10 Things Grieving Children Want you to Know

1. Children want to be told the truth

  • Be honest, and tell them in age-appropriate and direct language.
  • Ask them if they have any questions and clear up any misconceptions.


2. Children look to you as a role model for healthy grieving

  • Share your feelings with them as long as they aren’t expected to “fix it”.
  • Teach them coping strategies and include ways to comfort themselves in your absence.


3. Often children want to share their story and talk about the person who died

  • Grieving children don’t want to forget the person who died – they also worry that others will forget their person.
  • They need you to tolerate listening when they tell their story or share their feelings…over and over.
  • Sharing memories and putting words to their feelings helps a child to make meaning of the loss and is vital to healthy healing.
  • Connect your child to a support group or other community of children who are grieving so they can tell their story to an audience that truly understands.


4. Grieving children want you to know that their grief is long-lasting and they will always miss the person who died

  • Like adults, grieving kids don’t just ‘get over it’—people die, but love doesn’t die.
  • They will miss the person who died for as long as they live, and their grief will change over time as they grow and change.
  • Children may often feel bewildered when other people in their life seem to have moved on.


5. Children need you to help them feel safe and to reassure them that there will always be someone to take care of them

  • They may fear for your safety – especially when you are apart.
  • They may need reassurance that there will always be someone in their life who will take care of them – either you or another trusted adult. Make a plan and let them know the details.
  • They will need clear and consistent boundaries, limits and expectations – maintain their familiar routines and activities as much as possible.


6. Children benefit from being included in mourning rituals and other traditions

  • Rituals help to give meaning and connection and will help your child better understand death.
  • Give your child a voice when planning funerals or talking about how to celebrate holidays, birthdays and anniversaries – help them feel that they are an important part of the family.
  • If you’re unsure about how much they can handle, ask if they want to be involved and respect their answer – kids know what they can handle.


7. Children often cope with grief and loss through play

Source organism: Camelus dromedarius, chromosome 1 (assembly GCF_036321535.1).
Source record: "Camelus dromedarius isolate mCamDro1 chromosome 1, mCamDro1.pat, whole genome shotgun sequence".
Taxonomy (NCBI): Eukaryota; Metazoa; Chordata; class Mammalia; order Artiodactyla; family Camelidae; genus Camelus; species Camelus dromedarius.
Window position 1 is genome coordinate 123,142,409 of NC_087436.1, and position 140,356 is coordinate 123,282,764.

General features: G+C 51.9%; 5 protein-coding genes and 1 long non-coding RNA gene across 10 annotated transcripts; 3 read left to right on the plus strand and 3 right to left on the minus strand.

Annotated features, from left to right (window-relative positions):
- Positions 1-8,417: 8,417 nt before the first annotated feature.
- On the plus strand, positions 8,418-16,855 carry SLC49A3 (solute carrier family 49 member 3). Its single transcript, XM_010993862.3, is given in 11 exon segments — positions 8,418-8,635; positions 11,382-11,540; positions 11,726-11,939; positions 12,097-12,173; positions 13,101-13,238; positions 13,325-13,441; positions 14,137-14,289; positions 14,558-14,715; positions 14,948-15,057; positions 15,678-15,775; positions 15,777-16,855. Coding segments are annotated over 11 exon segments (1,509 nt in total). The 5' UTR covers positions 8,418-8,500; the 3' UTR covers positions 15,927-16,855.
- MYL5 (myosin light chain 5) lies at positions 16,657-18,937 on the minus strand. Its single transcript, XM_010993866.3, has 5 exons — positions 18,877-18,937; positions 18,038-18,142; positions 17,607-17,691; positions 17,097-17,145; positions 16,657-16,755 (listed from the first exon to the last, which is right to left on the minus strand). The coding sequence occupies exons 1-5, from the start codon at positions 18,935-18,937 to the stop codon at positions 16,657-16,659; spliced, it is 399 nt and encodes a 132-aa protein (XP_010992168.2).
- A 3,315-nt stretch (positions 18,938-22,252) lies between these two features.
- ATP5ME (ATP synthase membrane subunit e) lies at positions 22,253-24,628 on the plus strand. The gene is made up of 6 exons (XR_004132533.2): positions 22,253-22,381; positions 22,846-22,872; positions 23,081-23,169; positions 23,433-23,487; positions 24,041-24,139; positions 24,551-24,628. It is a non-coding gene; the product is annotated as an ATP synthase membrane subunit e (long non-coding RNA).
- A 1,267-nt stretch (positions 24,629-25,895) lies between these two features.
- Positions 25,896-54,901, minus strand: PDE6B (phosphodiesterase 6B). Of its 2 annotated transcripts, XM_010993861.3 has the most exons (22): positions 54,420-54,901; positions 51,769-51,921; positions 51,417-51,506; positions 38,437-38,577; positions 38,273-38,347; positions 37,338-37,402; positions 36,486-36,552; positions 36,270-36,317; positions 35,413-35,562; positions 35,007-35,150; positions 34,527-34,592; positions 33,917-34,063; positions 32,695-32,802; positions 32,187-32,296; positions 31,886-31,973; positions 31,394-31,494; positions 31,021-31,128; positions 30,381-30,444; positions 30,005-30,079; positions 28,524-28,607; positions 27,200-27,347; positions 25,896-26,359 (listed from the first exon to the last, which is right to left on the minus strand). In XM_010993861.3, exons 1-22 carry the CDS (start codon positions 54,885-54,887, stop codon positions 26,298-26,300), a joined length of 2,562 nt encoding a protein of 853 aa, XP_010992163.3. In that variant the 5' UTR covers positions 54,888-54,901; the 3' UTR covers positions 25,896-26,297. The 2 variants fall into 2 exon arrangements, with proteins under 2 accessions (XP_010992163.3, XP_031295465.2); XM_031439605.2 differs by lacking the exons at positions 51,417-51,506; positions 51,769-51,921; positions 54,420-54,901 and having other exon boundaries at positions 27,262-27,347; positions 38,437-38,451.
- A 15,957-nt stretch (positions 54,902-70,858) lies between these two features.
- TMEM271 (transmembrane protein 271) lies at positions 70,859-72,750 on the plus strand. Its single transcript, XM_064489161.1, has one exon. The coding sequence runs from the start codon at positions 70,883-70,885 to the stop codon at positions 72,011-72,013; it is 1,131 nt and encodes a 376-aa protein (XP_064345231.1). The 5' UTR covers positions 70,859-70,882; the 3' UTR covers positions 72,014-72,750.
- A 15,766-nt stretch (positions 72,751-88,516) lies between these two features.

• Typically, children cannot sustain prolonged grief and will need to take breaks from the sadness and engage in age appropriate, more playful activities – this may look like they are not grieving at all, but rest assured, they are – it just looks different than how you would grieve.
  • Give your child a creative outlet to express their feelings—music, crafts, writing, art, games.


8. A grieving child’s behavior may change in unexpected ways

  • Some children may not know how to express intense emotions (sadness, anger, fear), and they will instead express these emotions by acting out or regressing to behaviors more common to a younger child.
  • Don’t criticize or blame, but instead be understanding, and provide them with a safe opportunity to talk about and act out how they’re feeling.


9. Grieving children often feel guilt

  • Younger children believe that they are the cause of what happens around them.
  • Even if the guilt is not justified and has no basis in reality, grieving children will often feel pangs of guilt.
  • Children need to be reassured that they didn’t cause their loved one to die and that they aren’t a burden.


10. Every child grieves differently

  • Like adults, every child has his or her own grief journey and own way of grieving.
  • There is no ‘one’ way to grieve, nor is there a specified length of time to grieve
  • Siblings grieve differently, and just because children come from the same family doesn’t mean their grief will be the same.
  • It is important to honor each child’s unique story.


You can help your grieving child by:

  • Listening – truly listening, with your full attention
  • Really hearing – what they say, what they don’t say, and what they express with actions
  • Following their lead- meet them where they are
  • Validating their feelings- let them know that their feelings are important
  • Sharing- talk about your own feelings and tell stories about your life
  • Answering their questions – with honesty and compassion
  • Practicing patience – with yourself and with your child – you’re both changing and growing
  • Seeking out additional support and resources – advocate for and find the help they need
  • Remembering and Creating- create new family traditions that honor your loved one


Adapted from: The National Alliance for Grieving Children, The Mourning Star Center, Camp Erin, and The Moyer Foundation

Share this post


OCT 23, 2020

After 20 months of separation, quarantine, and zoom calls, we finally had an opportunity to move Onward at an in-person camp. The power of Camp Kate is being able to be with peers who help us move forward in our grief journeys.

For this first camp in two years, we returned to Camp Westminster with an Onward theme. Like the characters in the Disney movie, we talked about those special people in our lives, the memories made and missed with them, and our plans for moving Onward.

We still employed safety protocols and social distancing among our groups, but our masked campers and adults still benefitted from being with peers. Whether involved in archery, fishing, kayaking, rock wall climbing, or small group sharing, our participants all had a wonderful day.